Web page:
More than sticks and boxes: The future of the HIHR operating model

Insights from IMPACT posted on April 17, 2019

It’s time to get out of your comfort zone, shed the traditional structures of the past, and reinvent your HR operating model. This was the message—delivered loud and clear—at Tuesday’s IMPACT 2019 session focused on helping HR leaders understand how to transform HR operating models to better fit their organization and its goals.

Led by Denise Moulton, vice president, HR and talent research leader, Bersin™, Deloitte Consulting LLP, and Jeff Mike, vice president, HR research and Ideation Team leader, Bersin™, Deloitte Consulting LLP, the session also featured the HR transformation experiences of Tod Day, global HR transformation manager, shared services, at Bechtel Corporation.

For too long, Moulton said, HR organizations have been relying on traditional operating models that can no longer support business in the age of the social enterprise. These outdated models are reinforcing silos, stifling innovation, and perpetuating an HR-centric approach to operations and service delivery that is not reflective of where the business is today or where it’s going.

Deloitte’s High-Impact HR study confirmed that hierarchical structures—the “sticks and boxes” approach—no longer make sense1. The research revealed that the highest-performing HR teams are pioneering, personalized, and agile—both in shaping the future for their organizations and in developing the solutions, capabilities, and talent to drive business value. Specifically, high-performing organizations are 3.5 times more likely to focus relentlessly on user experience when designing HR offerings. They use technology to rethink—not just automate—work activities. They are blowing up the boxes by breaking down silos, fostering teams, and integrating closely with the business. And they are regenerating their operating models to become fit-for-purpose and continuously develop capabilities to meet the needs of the business.

HR leaders can learn from these pioneering behaviors as they address the big questions and challenges ahead, including:

  • How can HR become more agile and adaptable to speed the delivery of services and expertise?
  • How can new technologies, such as cognitive and machine learning, support an agile and productive HR function?
  • What are the emerging capabilities HR needs to develop, apply, and flex to stay ahead of changes in the enterprise and the workforce?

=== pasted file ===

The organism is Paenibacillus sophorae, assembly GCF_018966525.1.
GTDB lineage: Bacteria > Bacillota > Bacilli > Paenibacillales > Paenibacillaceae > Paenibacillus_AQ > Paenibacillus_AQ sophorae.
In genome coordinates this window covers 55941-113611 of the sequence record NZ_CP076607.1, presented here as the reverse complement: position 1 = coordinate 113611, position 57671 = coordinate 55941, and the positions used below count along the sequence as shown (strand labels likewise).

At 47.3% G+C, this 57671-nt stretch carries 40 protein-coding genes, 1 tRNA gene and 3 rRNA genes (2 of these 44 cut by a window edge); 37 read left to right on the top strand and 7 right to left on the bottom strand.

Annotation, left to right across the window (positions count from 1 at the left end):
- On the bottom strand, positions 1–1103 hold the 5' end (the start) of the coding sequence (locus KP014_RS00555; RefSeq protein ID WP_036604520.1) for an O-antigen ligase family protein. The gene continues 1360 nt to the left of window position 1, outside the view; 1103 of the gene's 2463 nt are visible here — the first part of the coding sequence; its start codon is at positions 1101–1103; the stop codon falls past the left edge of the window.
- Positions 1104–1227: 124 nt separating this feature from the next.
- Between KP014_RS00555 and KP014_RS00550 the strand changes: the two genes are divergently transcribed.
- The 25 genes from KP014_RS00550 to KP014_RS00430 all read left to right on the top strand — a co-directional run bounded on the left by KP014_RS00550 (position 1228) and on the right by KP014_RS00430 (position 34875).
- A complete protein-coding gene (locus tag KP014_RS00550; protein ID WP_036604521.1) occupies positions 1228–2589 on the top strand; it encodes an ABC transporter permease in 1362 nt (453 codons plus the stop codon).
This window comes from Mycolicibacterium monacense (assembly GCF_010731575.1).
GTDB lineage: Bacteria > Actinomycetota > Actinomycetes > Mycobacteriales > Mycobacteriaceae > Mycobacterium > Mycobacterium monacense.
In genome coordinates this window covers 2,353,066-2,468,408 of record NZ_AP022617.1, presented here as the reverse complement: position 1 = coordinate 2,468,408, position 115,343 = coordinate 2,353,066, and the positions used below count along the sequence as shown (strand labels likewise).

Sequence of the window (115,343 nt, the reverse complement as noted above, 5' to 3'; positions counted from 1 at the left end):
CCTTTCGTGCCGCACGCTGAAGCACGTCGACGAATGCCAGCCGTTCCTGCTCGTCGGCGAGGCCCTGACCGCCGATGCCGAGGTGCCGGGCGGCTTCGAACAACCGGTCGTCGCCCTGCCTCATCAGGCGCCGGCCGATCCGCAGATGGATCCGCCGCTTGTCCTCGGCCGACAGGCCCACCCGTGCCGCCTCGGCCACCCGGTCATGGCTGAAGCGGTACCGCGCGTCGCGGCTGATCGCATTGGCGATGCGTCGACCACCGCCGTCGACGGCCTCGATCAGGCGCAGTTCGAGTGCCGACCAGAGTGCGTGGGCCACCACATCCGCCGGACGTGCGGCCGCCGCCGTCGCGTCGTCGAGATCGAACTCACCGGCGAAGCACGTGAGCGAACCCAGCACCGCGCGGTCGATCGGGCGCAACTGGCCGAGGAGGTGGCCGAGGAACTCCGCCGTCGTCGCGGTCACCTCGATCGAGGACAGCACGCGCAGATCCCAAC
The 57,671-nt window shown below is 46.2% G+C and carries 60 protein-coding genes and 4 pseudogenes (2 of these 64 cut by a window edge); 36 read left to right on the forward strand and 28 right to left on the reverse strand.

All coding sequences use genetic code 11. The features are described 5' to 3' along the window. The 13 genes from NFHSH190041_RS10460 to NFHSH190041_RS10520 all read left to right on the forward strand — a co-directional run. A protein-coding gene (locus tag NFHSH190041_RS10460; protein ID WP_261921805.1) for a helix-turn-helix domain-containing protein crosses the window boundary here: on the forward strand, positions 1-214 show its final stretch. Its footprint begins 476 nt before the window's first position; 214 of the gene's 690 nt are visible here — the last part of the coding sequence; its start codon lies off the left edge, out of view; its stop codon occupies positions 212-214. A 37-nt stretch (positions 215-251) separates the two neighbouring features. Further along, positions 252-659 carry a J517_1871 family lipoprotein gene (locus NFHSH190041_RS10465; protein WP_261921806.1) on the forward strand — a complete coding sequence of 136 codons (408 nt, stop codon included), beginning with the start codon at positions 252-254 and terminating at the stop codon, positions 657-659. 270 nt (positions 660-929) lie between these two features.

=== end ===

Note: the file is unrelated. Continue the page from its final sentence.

• How can HR structure and govern itself to take advantage of the new technologies, insights, and expertise being brought to the function?
  • How can HR create consistency of experiences across the business?

There is an unprecedented opportunity, asserted Mike, for HR to lead the transformation to an operating model that supports the future of work, the workforce, and the organization. Multiple capabilities are key to this effort:  understanding jobs at the task level, deconstructing and reconstructing roles, simplifying HR activities in the flow of work, focusing on the customer experience, teaming to break down silos, and keeping the unique needs of your organization always in view.

Tod Day could attest to the need for all these capabilities as he shared the HR transformation journey he is leading at Bechtel, a privately held engineering, procurement, construction, and project management company that operates around the world.

Transforming shared services was the catalyst to transform the entire HR model as part of the function’s 2020 vision to be world-class at recruiting and deploying people to win and execute projects. After almost a year of benchmarking, Deloitte worked with Day to design and execute an impactful operating model—starting with the critical work activity assessment. Together, they surveyed every employee in the shared services group to understand, inventory, and categorize everything each employee did and the time it took them to do it. The exhaustive exercise provided a detailed data set, which was critical to all stages of the model development and deployment.

Bechtel’s new shared services model now features:

  • An executive leadership team that translates business strategy into the HR mission
  • Communities of expertise focused on rapid innovation
  • Business-unit HR that serve as advisors
  • People operations (the largest group), which is dedicated to service delivery

The new model is underpinned by a global, scalable technology platform, as well as process and policy enablers.

The benefits? The new shared services organization provides business-aligned services on a global scale that are easier to navigate and less expensive to manage.

The hardest part? Getting people in the business units to give up some control over resources so HR could add more value to the business.

Day’s closing takeaways were not only instructive, but inspiring to the HR leaders in attendance, many of whom are themselves currently planning or leading similar transformations.

  • HR transformation is a strategic business imperative and differentiator, not an HR initiative.
  • Have a clear vision for where you are going and design for the long term.
  • You need solid business sponsors—not just the CHRO, but the CFO and CIO.
  • Bottom-up data is key—people can’t argue with the facts.
  • The HR strategic business partnership has arrived.

Coming soon! Stay tuned for Bersin’s High-Impact HR Operating Model research, with additional data and stories to help organizations create HR operating models for the new world of work.

Seven High-Impact Findings to Redefine HR, Bersin, Deloitte Consulting LLP / Jeff Mike, EdD, 2017.

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